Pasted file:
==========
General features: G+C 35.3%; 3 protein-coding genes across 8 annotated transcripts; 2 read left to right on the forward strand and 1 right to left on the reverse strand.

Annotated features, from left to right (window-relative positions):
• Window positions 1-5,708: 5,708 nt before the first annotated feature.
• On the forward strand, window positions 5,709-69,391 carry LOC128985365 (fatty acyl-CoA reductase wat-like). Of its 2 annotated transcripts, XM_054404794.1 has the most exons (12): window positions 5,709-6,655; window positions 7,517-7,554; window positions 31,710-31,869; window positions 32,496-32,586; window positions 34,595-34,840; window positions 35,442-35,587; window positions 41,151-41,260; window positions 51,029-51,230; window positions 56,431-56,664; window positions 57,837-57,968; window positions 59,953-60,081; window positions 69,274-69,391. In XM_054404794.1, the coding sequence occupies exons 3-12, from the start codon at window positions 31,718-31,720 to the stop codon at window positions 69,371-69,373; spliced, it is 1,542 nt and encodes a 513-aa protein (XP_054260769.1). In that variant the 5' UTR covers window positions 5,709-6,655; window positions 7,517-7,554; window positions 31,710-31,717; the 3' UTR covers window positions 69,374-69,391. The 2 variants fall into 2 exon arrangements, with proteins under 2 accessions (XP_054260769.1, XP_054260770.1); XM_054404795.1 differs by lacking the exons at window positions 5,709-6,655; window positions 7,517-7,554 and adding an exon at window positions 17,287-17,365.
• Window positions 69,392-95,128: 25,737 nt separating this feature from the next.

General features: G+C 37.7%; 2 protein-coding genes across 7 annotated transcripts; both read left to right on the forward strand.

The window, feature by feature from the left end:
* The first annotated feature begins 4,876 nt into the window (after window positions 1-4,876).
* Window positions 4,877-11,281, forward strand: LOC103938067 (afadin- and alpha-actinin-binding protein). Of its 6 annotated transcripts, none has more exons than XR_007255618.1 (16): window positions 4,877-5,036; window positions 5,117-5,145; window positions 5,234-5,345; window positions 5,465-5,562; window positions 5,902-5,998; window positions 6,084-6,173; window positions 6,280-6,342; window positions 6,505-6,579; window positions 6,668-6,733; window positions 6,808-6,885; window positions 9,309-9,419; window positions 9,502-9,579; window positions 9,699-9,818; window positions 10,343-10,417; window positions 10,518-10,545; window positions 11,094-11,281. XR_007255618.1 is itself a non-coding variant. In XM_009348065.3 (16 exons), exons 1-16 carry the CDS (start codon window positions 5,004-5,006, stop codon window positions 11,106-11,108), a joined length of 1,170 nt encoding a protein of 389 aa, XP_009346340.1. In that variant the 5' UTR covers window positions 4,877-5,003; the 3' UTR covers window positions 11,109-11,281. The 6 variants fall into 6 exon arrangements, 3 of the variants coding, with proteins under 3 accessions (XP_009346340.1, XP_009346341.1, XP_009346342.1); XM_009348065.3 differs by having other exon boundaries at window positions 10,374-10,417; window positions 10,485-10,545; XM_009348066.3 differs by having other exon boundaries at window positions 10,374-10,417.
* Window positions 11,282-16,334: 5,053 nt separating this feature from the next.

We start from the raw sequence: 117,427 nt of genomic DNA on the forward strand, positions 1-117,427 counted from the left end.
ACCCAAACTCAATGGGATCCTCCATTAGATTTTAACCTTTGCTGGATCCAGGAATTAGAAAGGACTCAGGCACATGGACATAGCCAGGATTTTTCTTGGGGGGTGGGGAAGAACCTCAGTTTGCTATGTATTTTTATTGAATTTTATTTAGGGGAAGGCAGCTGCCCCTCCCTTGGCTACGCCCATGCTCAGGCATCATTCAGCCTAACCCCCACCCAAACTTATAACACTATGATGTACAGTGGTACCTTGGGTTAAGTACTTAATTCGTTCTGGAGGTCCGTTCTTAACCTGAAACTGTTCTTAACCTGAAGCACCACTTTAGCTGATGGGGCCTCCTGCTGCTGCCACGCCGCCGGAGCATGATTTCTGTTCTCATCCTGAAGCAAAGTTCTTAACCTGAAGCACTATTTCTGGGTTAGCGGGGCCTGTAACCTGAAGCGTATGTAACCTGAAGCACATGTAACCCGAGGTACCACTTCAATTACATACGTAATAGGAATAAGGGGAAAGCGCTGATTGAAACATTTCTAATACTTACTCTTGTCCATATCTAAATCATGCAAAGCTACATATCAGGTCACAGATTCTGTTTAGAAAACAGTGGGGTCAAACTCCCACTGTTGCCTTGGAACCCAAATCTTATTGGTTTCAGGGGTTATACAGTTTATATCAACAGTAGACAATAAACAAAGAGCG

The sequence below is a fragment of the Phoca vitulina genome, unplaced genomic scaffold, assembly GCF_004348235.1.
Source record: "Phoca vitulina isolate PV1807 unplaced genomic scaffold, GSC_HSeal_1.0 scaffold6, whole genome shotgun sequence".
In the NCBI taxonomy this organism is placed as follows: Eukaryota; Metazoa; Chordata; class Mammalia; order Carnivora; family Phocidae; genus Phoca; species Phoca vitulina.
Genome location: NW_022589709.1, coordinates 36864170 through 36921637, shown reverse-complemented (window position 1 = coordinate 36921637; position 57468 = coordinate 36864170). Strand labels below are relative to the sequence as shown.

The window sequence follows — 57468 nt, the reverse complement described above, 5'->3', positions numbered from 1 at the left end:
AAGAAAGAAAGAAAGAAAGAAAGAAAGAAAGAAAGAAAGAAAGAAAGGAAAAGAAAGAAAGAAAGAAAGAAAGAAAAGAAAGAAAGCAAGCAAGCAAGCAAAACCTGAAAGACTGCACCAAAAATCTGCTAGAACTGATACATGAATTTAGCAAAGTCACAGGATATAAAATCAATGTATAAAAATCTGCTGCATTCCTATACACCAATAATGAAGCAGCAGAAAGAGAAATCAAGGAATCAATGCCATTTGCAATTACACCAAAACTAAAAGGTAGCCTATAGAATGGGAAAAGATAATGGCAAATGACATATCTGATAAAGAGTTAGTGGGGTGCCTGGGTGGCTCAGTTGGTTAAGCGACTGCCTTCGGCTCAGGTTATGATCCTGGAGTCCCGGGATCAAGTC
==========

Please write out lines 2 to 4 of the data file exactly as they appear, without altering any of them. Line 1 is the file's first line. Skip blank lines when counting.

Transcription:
Annotated features, from left to right (window-relative positions):
• Window positions 1-5,708: 5,708 nt before the first annotated feature.
• On the forward strand, window positions 5,709-69,391 carry LOC128985365 (fatty acyl-CoA reductase wat-like). Of its 2 annotated transcripts, XM_054404794.1 has the most exons (12): window positions 5,709-6,655; window positions 7,517-7,554; window positions 31,710-31,869; window positions 32,496-32,586; window positions 34,595-34,840; window positions 35,442-35,587; window positions 41,151-41,260; window positions 51,029-51,230; window positions 56,431-56,664; window positions 57,837-57,968; window positions 59,953-60,081; window positions 69,274-69,391. In XM_054404794.1, the coding sequence occupies exons 3-12, from the start codon at window positions 31,718-31,720 to the stop codon at window positions 69,371-69,373; spliced, it is 1,542 nt and encodes a 513-aa protein (XP_054260769.1). In that variant the 5' UTR covers window positions 5,709-6,655; window positions 7,517-7,554; window positions 31,710-31,717; the 3' UTR covers window positions 69,374-69,391. The 2 variants fall into 2 exon arrangements, with proteins under 2 accessions (XP_054260769.1, XP_054260770.1); XM_054404795.1 differs by lacking the exons at window positions 5,709-6,655; window positions 7,517-7,554 and adding an exon at window positions 17,287-17,365.